Why did we immediately veiw this through a racial lens? Perhaps that is part of the problems with race relations in America today–That which cannot be discussed does not get solved.

    I chose to view it from a political/pragmatic viewpoint. Let’s put this in perspective: Reid was asked about the “electability” of Obama and he answered honestly–Obama needed to appeal to moderates, intellectuals as well as regular democrats. Let’s face it; an articulate, handsome lght-skinned black man IS more electable–If we can’t acknowledge that and discuss the implications of this without fear of being called a racist, we will NEVER move past this.

  9. Matthew Wright

    Tom,
    You’re misreading my intent. I’m not implying my thinking is superior. I’ve heard and read enough bigoted speech and rhetoric to last a lifetime, and I’ve been the target of racist vitriol on many occasions as well. I have learned a different way to process it. I’ve learned not to make it an emotional issue. I believe that is how most of us treat this. The problem with this approach, in my opinion, is that it ignores the fundamental underlying reasons for bigotry. Why do we all harbor our prejudices? Is it really part of the human condition? These are questions we shouldn’t be ashamed of– or hide from– but we often do. This doesn’t mean my thinking is superior to yours or Harry Reid or anyone. It means that these instances have taught me a different way to look at these situations. I think it’s helped me cope with this disease a little better.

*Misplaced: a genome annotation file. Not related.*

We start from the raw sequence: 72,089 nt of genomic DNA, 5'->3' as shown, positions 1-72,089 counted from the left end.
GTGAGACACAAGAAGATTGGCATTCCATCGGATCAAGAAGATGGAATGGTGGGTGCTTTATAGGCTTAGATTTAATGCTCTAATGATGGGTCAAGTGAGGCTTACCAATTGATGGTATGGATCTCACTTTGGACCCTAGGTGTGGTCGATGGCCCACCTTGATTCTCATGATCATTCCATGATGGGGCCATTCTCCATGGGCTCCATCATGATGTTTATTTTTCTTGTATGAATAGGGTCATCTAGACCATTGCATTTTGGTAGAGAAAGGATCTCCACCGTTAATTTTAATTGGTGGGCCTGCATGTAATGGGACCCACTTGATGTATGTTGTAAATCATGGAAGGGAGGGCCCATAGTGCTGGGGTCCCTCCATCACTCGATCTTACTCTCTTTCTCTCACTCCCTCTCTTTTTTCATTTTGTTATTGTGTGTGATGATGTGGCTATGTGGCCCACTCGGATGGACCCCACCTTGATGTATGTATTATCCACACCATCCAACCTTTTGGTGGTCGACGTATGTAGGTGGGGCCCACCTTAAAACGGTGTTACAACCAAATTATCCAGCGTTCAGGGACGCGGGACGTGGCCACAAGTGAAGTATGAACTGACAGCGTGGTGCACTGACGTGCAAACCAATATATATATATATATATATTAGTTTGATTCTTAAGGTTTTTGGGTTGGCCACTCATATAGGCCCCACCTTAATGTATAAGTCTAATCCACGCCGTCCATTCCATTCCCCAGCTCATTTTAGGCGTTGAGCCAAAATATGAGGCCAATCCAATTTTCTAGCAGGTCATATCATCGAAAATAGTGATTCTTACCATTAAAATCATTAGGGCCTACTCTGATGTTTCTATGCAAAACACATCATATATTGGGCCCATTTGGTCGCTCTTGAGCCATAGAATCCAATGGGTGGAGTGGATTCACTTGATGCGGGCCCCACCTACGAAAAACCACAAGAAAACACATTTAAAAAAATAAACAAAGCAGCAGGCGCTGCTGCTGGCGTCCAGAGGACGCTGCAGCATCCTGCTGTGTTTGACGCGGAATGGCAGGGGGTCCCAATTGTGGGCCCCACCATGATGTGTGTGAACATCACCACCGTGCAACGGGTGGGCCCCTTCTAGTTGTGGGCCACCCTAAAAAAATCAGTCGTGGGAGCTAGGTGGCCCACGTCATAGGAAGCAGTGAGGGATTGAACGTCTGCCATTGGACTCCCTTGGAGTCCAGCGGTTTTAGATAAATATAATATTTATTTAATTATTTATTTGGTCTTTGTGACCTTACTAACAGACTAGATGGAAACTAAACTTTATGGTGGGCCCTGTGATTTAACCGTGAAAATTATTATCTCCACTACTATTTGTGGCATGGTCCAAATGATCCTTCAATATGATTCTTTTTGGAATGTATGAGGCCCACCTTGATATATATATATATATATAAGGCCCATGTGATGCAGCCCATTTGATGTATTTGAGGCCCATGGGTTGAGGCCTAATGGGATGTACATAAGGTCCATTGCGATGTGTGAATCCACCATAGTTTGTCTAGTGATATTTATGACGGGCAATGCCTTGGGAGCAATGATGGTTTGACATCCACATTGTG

10. Matthew Wright

    You are right Frank,

    There are different patterns of speech in black communities, but they’re not dialects. It’s slang. To say that all of any group is unified in how they feel or think or speak is misguided.

  11. Jingle Davis

    I grew up on the Georgia coast when the Gullah language, a creole mixture of African languages and English, was widely spoken by black people. A few coastal whites, including my mother, understood Gullah well and even spoke a little. Our family used, and still uses, Gullah terms — tote for carry, taki for horse (herds of feral takis ran wild in the marshes back then), stingaree for sting ray. Mother learned Gullah because she was an avid fisherman and regularly launched her small boat at Sullivan’s Landing on St. Simons Island. The landing was operated by a Gullah man named Cusie Sullivan who knew where the fish were biting on any given day. Cusie (whose first name means Tuesday in Gullah — in Africa, children were often named for the days or months of their birth) only spoke Gullah and he spoke it fast. I understood only a little he said — but then, i wasn’t the fisherman my mother was.

    Anyway, my point is that there were two distinct languages employed on the southeastern coast, starting in the late 1600s. Remnants of Gullah linger in the speech many black people, coastal and otherwise, and a few older white people like me who were lucky enough to grow up in Gullah country and learn at least a little of a unique and beautiful language.